Well, that might have been my last Worldcon – let’s be realistic. For why? cries fandom bitterly. Well, most Worldcons are abroad, and I justify the expense if (a) it’s somewhere I would want to holiday anyway and (b) I have a career to talk about. (a) isn’t going to happen soon (though I shall reconsider very strongly if Helsinki wins the bid for 2017) and (b) – well, who knows. I did come away with inspiration for how to progress with one novel and insight into how to revise another. The first of those is sf, the second isn’t. Both would need to sell to be worth talking about. So. Last. Maybe.
But if it was, it was a great way to go out.
Loncon3 will always be remembered by me – and Beloved – as her first con. And (I breathe a sigh of relief) she enjoyed it. It was a delight to introduce her to old friends that I’ve known for years and watch them get along. One morning, when I had to scoot on ahead for the panel I was moderating, she strolled casually along from the hotel in her own time chatting all the way with Stephen Baxter. (And that’s quite a bit of strolling: see below.) She was looking up events of her own in the programme that she might like to go to, and did. (Not always getting in: again, see below.) It even got to the stage of me tentatively suggesting that we could give Octocon a go next year. You know, like, together.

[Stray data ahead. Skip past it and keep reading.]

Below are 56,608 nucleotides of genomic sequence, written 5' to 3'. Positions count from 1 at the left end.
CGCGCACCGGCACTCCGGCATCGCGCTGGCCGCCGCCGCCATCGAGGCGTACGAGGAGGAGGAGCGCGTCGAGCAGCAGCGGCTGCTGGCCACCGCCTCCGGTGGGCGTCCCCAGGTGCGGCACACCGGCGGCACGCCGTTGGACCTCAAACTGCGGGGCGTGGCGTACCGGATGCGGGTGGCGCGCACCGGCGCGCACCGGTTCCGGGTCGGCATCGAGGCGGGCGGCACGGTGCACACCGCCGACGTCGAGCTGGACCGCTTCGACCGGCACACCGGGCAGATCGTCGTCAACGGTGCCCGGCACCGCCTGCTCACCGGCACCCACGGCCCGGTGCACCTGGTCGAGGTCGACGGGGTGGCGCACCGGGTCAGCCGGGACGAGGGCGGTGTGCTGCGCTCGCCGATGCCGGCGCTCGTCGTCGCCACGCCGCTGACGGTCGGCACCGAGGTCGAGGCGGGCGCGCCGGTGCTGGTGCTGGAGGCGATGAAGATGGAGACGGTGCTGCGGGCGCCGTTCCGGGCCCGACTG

Other things I liked:
The programme was as every Worldcon should be, i.e. crammed so full of good stuff that you would need multiple clones to get through every item of interest in the time available. Every item (at least the ones I experienced) had helpful and informative speakers, all of whom were where and when they were meant to be by the time the panel started (looking at you, Toronto). Putting something like that together and making it work is a colossal achievement.
The ExCel was a great venue, physically and spiritually. Physically, because it can get everyone in; spiritually because it’s part of a space-age metropolis built on the ghosts of Victorian docklands, the scene of so many great stories. Where else are you going to put the cream of worldwide science fiction?